A major project to decommission the Brent Delta platform is nearing its final stage.
Having earlier been lifted on to the Pioneering Spirit transporter ship 115 miles north east of Shetland, it has now been transported to Teesside for a barge transfer to Hartlepool to be scrapped.
The 24,000 tonne Brent Delta platform topsides sat on a three-legged gravity-based structure in 140m of water.
Shell wants to leave the legs in place.
Unusually for a platform, the legs of Brent Delta are made of concrete which makes it much more difficult to decommission than one with steel legs.
Allseas, the company which operates the decommissioning vessel Pioneering Spirit, said it had set a world lifting record with the removal of the platform.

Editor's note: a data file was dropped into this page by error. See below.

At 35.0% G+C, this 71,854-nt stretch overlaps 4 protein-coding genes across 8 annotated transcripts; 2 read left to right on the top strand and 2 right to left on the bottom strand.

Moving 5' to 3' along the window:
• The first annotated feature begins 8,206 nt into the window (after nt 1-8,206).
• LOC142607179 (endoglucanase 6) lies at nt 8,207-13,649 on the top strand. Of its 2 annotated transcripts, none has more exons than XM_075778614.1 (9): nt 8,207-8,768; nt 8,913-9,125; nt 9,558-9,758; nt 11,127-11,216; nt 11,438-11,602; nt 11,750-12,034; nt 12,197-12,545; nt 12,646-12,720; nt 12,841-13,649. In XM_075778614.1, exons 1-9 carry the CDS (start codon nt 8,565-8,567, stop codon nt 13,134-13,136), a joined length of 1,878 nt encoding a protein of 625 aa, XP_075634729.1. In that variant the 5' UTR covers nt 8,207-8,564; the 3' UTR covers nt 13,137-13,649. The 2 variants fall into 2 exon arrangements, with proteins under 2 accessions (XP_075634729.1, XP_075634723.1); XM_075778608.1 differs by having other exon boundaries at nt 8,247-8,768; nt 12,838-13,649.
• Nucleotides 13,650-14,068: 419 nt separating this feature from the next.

It is one of the first major pieces of infrastructure to be decommissioned in the North Sea.
What is Brent Delta?
Brent Delta was one of the first platforms to be built in the very early days of Britain's oil and gas industry.
It was about 115 miles (185km) north-east of Shetland in a cluster of four platforms which make up the Brent field. Its sister, Brent Bravo, produced its first oil in 1976.
At its peak, in 1982, the four platforms were producing more than half a million barrels of oil a day.
Being one of the first, it's now at the end of its life and has to be removed.
More than 100 platforms are forecast to be completely or partially removed over the next decade in the waters of the UK and Norway.